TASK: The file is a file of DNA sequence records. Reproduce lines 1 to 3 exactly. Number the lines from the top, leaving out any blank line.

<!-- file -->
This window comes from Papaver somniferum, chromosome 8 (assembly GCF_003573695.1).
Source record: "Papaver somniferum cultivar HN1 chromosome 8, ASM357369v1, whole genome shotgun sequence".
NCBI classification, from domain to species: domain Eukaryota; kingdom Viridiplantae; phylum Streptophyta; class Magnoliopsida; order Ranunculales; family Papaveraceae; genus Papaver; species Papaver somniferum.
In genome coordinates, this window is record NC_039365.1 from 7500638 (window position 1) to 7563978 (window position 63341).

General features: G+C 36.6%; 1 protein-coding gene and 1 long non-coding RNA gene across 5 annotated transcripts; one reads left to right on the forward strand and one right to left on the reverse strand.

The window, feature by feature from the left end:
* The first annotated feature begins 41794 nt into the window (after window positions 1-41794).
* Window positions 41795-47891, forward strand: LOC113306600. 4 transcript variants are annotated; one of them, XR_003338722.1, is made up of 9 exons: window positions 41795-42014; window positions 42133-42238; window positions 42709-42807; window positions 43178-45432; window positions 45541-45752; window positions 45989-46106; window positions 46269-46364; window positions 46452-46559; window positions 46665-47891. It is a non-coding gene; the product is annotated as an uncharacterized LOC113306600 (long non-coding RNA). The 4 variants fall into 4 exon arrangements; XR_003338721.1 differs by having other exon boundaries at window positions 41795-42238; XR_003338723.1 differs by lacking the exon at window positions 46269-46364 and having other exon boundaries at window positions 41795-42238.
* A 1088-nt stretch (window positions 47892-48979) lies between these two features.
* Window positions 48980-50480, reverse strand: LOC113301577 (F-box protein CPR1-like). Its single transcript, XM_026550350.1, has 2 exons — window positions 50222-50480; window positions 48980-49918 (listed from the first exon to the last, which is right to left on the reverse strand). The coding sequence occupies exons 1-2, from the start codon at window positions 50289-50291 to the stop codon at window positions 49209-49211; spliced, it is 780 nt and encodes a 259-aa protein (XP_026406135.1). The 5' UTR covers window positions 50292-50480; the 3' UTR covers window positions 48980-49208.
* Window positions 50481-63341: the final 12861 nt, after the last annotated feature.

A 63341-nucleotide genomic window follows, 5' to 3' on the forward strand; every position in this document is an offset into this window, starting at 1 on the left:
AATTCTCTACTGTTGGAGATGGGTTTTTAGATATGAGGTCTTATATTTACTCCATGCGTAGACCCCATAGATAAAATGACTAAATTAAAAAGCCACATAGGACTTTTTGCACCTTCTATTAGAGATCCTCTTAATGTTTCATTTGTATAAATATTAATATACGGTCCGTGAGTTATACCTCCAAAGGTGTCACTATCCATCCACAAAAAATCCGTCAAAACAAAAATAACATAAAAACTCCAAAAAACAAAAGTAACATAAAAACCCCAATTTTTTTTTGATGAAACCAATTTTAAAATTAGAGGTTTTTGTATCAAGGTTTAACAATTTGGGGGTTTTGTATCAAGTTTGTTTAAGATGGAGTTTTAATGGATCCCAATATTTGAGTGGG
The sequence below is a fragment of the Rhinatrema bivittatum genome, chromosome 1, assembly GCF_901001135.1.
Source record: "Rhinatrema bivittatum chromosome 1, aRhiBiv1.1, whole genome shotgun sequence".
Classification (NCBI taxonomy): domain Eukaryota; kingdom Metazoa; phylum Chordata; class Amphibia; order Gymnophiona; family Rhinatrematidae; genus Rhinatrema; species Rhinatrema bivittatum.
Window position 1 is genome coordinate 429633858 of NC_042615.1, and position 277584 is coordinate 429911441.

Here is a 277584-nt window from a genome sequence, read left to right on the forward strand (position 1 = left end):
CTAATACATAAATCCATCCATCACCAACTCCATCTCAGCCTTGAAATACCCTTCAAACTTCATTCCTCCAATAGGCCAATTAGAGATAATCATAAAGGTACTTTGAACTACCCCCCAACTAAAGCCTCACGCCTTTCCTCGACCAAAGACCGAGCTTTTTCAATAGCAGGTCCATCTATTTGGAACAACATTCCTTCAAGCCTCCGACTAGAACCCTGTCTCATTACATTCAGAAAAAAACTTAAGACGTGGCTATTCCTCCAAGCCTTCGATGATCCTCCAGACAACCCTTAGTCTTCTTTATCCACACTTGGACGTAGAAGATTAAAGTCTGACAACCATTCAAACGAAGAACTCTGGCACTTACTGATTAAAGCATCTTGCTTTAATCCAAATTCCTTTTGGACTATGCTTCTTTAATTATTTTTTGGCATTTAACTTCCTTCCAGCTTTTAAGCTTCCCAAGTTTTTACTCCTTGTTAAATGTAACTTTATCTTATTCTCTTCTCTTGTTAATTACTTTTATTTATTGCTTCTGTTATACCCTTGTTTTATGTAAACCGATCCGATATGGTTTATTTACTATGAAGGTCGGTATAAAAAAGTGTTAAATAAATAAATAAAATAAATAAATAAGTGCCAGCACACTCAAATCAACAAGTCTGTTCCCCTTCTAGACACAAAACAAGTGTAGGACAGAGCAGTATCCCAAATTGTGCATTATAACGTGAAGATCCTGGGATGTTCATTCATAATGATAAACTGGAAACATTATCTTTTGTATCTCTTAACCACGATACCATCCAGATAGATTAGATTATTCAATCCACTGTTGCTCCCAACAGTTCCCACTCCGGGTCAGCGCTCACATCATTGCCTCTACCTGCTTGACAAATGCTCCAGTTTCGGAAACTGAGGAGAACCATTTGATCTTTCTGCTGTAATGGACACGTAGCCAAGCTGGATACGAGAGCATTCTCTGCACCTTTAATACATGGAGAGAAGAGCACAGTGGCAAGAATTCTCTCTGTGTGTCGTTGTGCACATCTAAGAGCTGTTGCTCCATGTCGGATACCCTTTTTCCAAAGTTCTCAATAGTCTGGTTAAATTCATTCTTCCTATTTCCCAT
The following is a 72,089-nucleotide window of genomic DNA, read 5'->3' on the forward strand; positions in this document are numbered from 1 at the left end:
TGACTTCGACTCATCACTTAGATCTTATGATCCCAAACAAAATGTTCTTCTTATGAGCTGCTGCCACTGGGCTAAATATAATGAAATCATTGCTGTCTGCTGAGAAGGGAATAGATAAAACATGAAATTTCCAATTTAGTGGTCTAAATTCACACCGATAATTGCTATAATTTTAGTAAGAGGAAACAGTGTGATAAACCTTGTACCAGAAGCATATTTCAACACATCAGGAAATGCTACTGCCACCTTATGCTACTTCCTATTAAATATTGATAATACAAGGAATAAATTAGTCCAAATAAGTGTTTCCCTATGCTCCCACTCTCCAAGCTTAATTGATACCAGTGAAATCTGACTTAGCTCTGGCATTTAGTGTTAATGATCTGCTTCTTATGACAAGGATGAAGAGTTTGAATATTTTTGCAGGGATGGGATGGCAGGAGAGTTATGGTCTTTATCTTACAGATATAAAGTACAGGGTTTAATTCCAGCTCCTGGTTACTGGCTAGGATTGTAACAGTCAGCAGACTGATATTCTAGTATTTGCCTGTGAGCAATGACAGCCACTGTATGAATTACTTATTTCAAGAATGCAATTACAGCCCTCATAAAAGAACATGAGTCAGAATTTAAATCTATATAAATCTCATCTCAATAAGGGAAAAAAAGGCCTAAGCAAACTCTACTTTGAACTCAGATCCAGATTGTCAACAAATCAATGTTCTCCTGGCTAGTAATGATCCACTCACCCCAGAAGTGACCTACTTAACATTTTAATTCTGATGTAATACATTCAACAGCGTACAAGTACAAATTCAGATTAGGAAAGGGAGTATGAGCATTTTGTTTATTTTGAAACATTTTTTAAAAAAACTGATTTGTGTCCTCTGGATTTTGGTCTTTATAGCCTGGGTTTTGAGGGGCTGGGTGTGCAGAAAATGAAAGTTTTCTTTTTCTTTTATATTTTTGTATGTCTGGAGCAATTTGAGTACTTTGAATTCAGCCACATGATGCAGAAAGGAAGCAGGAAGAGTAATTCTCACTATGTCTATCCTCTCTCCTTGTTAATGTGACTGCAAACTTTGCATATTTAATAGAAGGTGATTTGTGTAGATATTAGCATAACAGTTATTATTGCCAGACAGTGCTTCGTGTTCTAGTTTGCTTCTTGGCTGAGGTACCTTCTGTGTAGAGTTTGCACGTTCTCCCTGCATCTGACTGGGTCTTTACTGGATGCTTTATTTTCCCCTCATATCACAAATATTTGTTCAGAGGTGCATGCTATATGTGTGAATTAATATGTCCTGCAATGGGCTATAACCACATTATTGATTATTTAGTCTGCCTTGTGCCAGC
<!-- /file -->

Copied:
This window comes from Papaver somniferum, chromosome 8 (assembly GCF_003573695.1).
Source record: "Papaver somniferum cultivar HN1 chromosome 8, ASM357369v1, whole genome shotgun sequence".
NCBI classification, from domain to species: domain Eukaryota; kingdom Viridiplantae; phylum Streptophyta; class Magnoliopsida; order Ranunculales; family Papaveraceae; genus Papaver; species Papaver somniferum.